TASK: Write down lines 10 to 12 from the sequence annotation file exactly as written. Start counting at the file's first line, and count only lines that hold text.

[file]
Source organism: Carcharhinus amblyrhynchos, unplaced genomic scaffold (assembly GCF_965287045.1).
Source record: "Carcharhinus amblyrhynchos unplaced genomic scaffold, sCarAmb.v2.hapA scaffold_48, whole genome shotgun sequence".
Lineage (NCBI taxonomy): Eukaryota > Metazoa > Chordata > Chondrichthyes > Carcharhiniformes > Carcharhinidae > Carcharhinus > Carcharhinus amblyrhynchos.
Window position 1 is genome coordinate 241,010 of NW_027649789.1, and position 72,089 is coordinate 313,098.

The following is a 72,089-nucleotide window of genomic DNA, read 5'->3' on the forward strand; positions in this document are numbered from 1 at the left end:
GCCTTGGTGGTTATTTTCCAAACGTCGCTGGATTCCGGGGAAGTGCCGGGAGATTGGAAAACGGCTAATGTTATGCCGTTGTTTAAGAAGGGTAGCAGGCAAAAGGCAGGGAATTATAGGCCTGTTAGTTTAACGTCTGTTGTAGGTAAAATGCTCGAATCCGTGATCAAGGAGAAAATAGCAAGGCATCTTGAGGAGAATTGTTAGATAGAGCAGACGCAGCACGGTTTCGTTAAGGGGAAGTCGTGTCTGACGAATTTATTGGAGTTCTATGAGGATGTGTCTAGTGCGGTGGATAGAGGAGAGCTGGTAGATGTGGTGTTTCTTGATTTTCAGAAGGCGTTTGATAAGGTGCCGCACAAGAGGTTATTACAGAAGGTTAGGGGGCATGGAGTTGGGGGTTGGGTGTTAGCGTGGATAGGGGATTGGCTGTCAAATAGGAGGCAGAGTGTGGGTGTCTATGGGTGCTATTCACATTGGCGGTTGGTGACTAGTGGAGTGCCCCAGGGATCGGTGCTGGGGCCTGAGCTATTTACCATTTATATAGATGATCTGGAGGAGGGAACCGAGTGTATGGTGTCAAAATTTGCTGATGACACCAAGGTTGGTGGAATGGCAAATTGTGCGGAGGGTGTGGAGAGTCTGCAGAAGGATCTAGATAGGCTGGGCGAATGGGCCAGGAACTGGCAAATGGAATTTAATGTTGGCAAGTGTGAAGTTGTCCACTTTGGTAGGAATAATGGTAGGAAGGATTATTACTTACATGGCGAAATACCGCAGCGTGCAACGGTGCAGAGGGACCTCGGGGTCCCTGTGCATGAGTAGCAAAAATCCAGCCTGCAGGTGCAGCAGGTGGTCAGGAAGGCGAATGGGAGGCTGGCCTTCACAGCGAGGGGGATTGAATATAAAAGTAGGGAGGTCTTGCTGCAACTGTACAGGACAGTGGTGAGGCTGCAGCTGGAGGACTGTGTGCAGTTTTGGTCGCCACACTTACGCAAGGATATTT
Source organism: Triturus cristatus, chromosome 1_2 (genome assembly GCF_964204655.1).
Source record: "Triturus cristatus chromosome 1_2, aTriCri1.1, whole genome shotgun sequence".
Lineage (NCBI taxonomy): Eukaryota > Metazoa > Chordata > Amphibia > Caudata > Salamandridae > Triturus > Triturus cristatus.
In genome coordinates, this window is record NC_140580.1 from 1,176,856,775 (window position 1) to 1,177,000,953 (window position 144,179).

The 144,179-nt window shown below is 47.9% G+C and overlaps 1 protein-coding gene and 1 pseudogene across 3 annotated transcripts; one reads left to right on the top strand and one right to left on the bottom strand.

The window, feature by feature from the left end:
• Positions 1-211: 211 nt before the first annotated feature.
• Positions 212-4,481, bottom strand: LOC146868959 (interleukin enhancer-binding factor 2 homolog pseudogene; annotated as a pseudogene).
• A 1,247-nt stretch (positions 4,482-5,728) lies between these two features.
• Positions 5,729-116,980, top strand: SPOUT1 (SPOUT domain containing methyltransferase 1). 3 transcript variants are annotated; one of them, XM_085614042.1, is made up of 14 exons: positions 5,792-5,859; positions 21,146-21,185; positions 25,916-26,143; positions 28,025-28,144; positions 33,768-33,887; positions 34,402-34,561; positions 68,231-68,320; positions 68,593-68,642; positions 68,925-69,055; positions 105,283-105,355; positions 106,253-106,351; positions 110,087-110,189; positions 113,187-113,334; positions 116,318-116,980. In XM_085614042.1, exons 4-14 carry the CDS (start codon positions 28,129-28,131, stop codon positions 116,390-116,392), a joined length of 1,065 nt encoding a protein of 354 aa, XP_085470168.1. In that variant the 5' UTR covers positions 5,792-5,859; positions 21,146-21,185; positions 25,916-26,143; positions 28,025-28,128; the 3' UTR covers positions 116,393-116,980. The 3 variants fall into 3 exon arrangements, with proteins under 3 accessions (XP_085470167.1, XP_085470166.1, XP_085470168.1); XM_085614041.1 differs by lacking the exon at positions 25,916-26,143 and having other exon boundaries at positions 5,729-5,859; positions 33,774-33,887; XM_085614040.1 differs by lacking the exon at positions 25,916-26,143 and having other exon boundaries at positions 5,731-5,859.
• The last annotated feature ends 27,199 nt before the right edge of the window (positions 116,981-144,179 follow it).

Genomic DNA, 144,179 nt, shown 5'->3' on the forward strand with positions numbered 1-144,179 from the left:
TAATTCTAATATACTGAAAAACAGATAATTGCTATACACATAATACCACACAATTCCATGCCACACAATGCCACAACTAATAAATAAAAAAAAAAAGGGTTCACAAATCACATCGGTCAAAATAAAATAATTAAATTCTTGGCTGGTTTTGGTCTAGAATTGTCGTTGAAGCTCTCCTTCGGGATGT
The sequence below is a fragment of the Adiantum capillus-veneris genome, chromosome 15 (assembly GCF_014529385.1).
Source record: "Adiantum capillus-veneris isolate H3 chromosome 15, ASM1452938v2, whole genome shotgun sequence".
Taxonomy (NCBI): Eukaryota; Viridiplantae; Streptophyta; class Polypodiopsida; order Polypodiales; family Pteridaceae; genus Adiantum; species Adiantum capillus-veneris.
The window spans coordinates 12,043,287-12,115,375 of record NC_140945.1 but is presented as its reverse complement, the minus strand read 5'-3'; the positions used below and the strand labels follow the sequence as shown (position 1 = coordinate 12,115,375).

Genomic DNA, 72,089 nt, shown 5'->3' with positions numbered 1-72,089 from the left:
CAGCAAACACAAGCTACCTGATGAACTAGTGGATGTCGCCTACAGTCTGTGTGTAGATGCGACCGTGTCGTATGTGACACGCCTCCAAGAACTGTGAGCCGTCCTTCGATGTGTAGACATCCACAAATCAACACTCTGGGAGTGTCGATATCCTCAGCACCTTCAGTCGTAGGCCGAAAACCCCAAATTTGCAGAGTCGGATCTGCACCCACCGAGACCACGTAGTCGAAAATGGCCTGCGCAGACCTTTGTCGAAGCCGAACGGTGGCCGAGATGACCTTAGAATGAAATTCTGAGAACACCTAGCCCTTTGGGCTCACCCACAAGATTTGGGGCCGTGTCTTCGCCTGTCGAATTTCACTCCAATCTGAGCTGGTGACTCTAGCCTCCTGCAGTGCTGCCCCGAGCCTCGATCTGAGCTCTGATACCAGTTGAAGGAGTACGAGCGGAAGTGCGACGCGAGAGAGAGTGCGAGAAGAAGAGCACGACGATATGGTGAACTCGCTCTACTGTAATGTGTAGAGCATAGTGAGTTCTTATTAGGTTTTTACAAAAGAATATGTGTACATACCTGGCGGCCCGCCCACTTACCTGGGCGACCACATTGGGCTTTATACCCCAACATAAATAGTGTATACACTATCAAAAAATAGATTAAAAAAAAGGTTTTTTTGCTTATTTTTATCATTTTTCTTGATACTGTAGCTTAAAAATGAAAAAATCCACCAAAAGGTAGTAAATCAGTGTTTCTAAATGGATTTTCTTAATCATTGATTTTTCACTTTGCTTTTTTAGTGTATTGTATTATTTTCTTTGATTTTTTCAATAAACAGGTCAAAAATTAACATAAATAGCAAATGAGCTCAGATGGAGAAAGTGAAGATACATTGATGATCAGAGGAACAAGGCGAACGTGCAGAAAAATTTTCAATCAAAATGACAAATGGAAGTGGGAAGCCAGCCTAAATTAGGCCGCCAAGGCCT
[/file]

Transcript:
In genome coordinates, this window is record NC_140580.1 from 1,176,856,775 (window position 1) to 1,177,000,953 (window position 144,179).

The 144,179-nt window shown below is 47.9% G+C and overlaps 1 protein-coding gene and 1 pseudogene across 3 annotated transcripts; one reads left to right on the top strand and one right to left on the bottom strand.

The window, feature by feature from the left end: